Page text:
Life expectancy in aortic dissection
Life expectancy in aortic dissection depends largely on whether type A or B is present, with type B generally having a better prognosis. In addition, life expectancy naturally depends on the patient’s previous illnesses and clinical condition at the time of the acute event. In addition, a ruptured dissection (type A or B) without immediate emergency medical treatment has a very poor prognosis from a few minutes to a maximum of hours or days.
Without surgery, the mortality rate of a type A dissection increases by about 1% per hour. On the other hand, if these patients have survived the operation and the critical days and weeks afterwards, they still have a relatively age-appropriate life expectancy as long as no late complications occur. With type B dissections, life expectancy is quite good, except for ruptured dissections. About 80-90% survive the first year with conservative treatment and complications can often be treated with interventional methods (catheters and stents). If the course of the disease is uncomplicated, life expectancy is usually not drastically reduced.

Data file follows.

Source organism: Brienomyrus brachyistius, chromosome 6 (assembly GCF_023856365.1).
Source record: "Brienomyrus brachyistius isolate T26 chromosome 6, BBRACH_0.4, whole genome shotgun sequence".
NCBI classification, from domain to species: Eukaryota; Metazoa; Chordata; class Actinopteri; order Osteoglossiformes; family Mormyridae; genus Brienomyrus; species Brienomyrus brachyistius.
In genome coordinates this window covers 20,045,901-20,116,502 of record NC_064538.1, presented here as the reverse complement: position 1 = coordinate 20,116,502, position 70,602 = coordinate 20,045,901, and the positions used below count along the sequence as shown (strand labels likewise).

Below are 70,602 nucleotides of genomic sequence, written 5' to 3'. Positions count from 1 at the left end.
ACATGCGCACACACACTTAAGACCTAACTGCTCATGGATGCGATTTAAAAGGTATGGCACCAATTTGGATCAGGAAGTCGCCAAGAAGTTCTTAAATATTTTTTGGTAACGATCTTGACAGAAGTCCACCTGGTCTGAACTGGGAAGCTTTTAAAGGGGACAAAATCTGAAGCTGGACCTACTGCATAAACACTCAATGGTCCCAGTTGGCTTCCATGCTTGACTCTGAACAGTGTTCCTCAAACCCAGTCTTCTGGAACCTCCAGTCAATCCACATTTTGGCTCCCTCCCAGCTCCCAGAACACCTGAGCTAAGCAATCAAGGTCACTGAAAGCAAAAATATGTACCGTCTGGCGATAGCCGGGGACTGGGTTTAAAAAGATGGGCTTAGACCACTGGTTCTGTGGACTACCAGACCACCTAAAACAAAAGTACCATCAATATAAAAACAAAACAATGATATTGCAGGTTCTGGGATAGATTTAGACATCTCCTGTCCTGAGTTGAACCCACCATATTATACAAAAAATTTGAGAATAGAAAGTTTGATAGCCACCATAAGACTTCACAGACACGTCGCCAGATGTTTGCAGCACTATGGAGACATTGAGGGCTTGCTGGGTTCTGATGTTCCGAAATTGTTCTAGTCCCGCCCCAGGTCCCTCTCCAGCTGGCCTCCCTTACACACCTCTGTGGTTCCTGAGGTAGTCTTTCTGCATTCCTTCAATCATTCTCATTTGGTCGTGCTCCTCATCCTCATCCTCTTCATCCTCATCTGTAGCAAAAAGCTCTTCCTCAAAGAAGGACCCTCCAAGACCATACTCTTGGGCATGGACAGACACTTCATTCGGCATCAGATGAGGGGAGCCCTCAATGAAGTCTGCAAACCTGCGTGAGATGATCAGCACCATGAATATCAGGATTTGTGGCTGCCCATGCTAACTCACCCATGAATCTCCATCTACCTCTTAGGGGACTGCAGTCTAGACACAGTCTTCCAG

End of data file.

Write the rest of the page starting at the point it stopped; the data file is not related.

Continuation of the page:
New surgical techniques and advances in emergency medicine have dramatically improved the prognosis of aortic dissections. Nevertheless, acute aortic dissection remains a dangerous clinical picture with relatively high mortality. Approximately 20% of patients do not reach the hospital alive after the acute clinical picture.
A further 20 to 25% die in the hospital before the diagnosis is made. Without therapy, the mortality rate increases by one percent per hour. Early detection of the emergency is therefore crucial for the prognosis, so that an operation can be initiated before there is a reduced supply to the brain, intestine or extremities or serious cardiac complications occur.
In addition, it is crucial whether the dissection has already ruptured, which drastically worsens the prognosis. Whereas previously only 1 to 2 out of 10 patients with type A dissection survived the first week and hardly any survived the first year, today 90% of patients survive surgery and 80% survive the following month. Without surgery, only about half of the patients with type A dissection survive the first month after the acute event. In contrast, 80-90% of patients with type B dissection survive the first year under purely drug therapy.